The Very First Easter

Author: Paul L. Maier

Illustrated: Francisco Ordaz

Published: Concordia Publishing House

Age Range: 5 – 10

This Easter picture book is twenty years old but has a 1950’s or 1960’s feel to it.  The story revolves around young Christopher and his parents who appear to be a relatively well off and conservatively traditional Christian family.  While mom bakes in the kitchen, dad talks to his son about the true story of Easter.

If you require a book which does not represent traditional family roles and reflects cultural diversity then this book is not for you.  Jesus does not look middle eastern, rather he is portrayed as a white looking guy with a golden tinge to his hair.  On the other hand, this is one of the better-quality Easter books around. Once again it is not a specifically Catholic book, but I have had enormous trouble finding truly Catholic Easter books for children. I will point out the positive aspects of this story book, and also some of my reservations.

The story draws on scripture, particularly the gospel of Luke.  Scripture is quoted throughout the story as the family encourages Christopher to read the biblical account of Easter.  Children are drawn into the story by the use of Christopher’s child like questions, for example “Who would want to steal a dead body?” or “If Jesus was God, why would He pray to Himself?” His father attempts to answer Christopher’s questions in a way that the boy will understand.  Author Paul L. Maier tackles some hard questions about the human and divine nature of Jesus and where Jesus went when he ascended.  I’m not comfortable with the father’s explanation of Jesus “moving into a higher dimension of reality” after the ascension.  But apart from that, the book does a good job of tackling some complex questions. Unfortunately though, I know that many Catholic children of this age group are not familiar with the Bible references made by Christopher’s father in his explanations, for example David, Corinthians and Paul in Acts.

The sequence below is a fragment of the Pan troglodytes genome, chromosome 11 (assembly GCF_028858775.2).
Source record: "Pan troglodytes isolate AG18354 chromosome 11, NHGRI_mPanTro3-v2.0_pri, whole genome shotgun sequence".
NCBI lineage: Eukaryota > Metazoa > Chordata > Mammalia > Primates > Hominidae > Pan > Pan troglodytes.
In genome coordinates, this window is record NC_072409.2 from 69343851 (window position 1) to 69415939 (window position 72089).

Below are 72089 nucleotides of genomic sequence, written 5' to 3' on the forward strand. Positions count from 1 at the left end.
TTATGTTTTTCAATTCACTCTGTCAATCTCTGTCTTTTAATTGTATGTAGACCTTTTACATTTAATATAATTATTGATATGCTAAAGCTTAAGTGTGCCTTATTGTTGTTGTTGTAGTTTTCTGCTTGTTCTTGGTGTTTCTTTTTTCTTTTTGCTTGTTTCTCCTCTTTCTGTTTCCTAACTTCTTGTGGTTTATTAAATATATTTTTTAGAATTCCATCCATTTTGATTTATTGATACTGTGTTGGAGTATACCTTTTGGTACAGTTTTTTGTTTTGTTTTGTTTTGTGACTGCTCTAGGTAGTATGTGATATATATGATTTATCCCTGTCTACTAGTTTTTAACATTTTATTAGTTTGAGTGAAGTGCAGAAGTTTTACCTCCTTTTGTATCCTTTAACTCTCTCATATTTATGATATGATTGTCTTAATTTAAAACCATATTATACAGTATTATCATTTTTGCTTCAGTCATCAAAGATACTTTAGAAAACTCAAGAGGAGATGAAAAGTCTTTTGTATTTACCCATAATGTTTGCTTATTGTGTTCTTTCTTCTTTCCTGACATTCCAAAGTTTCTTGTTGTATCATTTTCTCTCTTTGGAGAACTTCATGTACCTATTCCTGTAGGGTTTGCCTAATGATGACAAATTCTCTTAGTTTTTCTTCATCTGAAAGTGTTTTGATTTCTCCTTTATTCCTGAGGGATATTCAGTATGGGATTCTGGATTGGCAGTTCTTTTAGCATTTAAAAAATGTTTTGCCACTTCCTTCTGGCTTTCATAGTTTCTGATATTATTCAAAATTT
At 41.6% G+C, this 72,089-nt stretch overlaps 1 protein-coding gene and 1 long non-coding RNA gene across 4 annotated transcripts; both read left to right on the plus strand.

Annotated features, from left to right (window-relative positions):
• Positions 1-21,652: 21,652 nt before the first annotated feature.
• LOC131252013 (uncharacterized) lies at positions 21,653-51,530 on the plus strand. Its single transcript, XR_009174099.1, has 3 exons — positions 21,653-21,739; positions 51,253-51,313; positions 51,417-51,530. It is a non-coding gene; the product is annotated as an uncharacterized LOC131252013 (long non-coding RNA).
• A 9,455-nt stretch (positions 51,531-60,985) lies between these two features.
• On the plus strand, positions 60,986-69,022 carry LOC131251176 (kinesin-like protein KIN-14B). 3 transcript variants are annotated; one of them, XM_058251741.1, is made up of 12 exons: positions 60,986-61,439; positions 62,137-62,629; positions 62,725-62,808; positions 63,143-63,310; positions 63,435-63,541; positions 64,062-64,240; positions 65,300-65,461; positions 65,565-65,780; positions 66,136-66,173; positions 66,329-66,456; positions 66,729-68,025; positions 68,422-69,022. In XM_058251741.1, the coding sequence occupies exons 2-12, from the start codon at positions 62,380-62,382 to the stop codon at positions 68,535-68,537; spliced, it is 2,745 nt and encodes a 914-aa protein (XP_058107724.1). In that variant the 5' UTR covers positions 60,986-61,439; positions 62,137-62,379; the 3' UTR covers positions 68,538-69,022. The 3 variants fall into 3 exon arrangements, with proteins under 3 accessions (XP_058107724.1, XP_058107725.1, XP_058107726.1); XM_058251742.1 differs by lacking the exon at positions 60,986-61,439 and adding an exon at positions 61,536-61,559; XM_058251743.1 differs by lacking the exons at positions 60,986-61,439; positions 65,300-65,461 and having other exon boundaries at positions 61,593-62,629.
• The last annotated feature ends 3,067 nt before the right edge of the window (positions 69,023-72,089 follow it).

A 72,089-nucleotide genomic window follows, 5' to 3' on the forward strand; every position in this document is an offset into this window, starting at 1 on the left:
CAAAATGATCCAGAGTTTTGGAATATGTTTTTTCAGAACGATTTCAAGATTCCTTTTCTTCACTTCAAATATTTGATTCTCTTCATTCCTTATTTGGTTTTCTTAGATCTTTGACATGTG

The greatest strength of this picture book is the artwork.  The illustrations are glorious – facial expressions are engaging and the full-page pictures are lifelike and beautifully executed. The crucifixion is not too gruesome or bloodthirsty but shows Jesus on the cross, and bleeding from the crown of thorns. His dead body and weeping women are also graphically depicted.

Paul L. Maier is an ancient historian and so there are some interesting facts peppered throughout such as King Herod being the son of the original King Herod who had all the baby boys killed after Jesus was born. He also clarifies how it was the Romans who had the final authority to order the death penalty and explains why the crowd had turned against Jesus.  These details are interesting and give clarity to the story.  Personally, I think the story is too advanced for five-year-olds, but younger children will enjoy following the story by gazing at the pictures as you read it to them.

From a Catholic perspective the story is factual and there is mention of the Last Supper with the words:

“Believers who eat the bread and drink the wine receive the body and blood of Christ and remember all he did to win our salvation. The Lord’s Supper is called a sacrament – something through which God offers his grace and grants forgiveness of sins.”

Close to Catholic, but not specifically Catholic. We believe that mortal sins can only be forgiven via the sacrament of confession/reconciliation/penance, and the Church highly recommends the confessing of venial sins as well.  So, the choice is yours: there are some really good aspects to the way this story is presented and told.  There are also some drawbacks which I have made you aware of.

You can purchase The Very First Easter HERE.

And watch a reading of this book on YouTube HERE.

Homeschool and Teacher Ideas

General easter activities and ideas:

  • big list of links for Easter activities and resources

  • Great ideas here, including science lessons.

  • Nail your sins to a cross – literally; great ‘doing’ style lesson.  Make your cross.  Write your sins on cards and fix them to the cross.  

  • Some ready made workbooks and worksheets (for just a few dollars).

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